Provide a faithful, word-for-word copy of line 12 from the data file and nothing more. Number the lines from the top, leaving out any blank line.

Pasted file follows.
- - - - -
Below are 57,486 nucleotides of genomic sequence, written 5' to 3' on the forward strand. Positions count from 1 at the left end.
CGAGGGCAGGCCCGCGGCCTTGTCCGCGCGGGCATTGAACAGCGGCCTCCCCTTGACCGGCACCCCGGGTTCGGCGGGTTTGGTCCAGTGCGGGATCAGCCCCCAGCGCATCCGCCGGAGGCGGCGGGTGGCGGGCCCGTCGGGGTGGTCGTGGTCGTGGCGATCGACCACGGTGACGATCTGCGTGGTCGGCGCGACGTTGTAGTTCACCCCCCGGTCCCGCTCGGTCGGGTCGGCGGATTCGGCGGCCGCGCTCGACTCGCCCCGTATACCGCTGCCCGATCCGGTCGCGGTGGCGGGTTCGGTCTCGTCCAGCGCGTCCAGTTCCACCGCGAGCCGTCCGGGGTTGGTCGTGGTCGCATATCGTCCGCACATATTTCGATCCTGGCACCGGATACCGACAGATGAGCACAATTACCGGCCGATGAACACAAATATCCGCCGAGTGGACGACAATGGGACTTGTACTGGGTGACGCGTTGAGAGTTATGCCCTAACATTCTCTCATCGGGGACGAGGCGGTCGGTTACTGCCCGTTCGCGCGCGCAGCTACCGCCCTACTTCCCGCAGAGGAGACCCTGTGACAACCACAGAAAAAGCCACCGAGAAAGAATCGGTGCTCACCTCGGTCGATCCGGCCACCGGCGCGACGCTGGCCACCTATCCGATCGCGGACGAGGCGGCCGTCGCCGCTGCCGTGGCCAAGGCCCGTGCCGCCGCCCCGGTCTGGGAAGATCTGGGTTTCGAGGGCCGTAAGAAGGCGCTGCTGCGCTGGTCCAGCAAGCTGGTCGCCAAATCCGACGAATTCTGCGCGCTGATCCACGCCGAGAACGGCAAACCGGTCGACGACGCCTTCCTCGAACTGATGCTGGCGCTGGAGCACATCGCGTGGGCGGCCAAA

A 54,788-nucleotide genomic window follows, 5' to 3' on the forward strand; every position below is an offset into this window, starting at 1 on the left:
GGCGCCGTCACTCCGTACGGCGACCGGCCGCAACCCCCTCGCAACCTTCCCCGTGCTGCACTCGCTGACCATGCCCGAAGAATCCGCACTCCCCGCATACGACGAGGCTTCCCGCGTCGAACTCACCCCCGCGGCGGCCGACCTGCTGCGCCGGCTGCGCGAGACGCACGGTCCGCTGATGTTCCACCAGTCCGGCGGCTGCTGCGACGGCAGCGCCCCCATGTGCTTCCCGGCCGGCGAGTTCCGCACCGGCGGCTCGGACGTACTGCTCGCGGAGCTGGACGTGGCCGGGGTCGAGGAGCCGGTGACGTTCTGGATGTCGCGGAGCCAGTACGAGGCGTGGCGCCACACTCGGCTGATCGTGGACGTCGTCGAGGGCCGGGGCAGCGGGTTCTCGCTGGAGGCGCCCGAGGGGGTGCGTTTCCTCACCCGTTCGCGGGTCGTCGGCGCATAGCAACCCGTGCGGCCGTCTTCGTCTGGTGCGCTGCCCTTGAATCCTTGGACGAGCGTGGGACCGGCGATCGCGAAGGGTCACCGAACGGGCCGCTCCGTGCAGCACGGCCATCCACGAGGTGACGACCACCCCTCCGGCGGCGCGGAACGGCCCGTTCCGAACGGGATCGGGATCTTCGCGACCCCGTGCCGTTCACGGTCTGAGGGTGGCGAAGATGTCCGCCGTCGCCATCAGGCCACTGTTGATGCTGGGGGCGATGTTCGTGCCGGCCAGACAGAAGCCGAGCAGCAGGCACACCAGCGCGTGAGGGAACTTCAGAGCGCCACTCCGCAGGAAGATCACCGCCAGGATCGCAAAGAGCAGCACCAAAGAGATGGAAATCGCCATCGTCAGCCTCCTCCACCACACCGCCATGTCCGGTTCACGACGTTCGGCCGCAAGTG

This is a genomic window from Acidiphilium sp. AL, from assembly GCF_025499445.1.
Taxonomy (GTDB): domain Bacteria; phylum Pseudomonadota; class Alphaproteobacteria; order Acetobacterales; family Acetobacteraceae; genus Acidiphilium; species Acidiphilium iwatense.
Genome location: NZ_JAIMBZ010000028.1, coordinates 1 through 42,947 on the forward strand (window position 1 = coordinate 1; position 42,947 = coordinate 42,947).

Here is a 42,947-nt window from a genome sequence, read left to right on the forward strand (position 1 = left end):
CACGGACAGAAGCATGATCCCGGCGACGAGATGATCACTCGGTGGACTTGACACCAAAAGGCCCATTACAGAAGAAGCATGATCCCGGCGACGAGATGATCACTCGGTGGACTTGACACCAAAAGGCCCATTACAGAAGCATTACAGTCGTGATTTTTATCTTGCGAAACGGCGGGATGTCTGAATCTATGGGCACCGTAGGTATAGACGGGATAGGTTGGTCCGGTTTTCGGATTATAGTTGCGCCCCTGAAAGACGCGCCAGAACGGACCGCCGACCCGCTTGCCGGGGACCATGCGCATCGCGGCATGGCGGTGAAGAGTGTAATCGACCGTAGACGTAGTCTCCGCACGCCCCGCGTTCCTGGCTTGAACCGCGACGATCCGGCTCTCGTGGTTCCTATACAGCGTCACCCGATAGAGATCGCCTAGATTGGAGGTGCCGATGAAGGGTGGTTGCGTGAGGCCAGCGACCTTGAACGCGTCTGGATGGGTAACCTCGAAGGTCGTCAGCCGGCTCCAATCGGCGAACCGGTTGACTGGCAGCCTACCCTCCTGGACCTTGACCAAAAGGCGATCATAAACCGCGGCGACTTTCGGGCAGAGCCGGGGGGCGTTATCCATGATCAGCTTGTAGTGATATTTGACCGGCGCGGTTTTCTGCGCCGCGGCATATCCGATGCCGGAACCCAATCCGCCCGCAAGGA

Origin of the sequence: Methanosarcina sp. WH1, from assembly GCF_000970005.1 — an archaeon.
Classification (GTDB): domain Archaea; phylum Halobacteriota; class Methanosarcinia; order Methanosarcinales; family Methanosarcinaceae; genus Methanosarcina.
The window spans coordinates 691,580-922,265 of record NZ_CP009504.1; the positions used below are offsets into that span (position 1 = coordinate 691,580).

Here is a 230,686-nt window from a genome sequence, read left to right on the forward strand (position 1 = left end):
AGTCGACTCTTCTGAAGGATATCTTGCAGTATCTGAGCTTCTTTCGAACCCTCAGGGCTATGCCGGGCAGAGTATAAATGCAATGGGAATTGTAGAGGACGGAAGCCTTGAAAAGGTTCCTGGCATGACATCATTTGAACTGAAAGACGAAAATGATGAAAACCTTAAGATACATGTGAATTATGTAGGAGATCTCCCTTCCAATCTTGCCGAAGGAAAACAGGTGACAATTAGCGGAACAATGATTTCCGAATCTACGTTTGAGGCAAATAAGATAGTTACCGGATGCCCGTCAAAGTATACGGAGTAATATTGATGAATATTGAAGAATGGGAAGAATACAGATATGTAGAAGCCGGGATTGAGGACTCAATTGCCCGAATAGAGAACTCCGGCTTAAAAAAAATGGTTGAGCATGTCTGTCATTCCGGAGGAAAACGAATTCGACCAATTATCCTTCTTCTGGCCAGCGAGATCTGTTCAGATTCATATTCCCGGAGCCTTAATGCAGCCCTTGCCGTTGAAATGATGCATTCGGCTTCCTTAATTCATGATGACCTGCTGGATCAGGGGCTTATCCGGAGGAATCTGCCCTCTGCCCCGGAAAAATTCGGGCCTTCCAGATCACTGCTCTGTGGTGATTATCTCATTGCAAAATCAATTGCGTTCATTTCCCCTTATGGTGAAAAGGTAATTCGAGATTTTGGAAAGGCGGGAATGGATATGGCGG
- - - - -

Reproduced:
The window spans coordinates 691,580-922,265 of record NZ_CP009504.1; the positions used below are offsets into that span (position 1 = coordinate 691,580).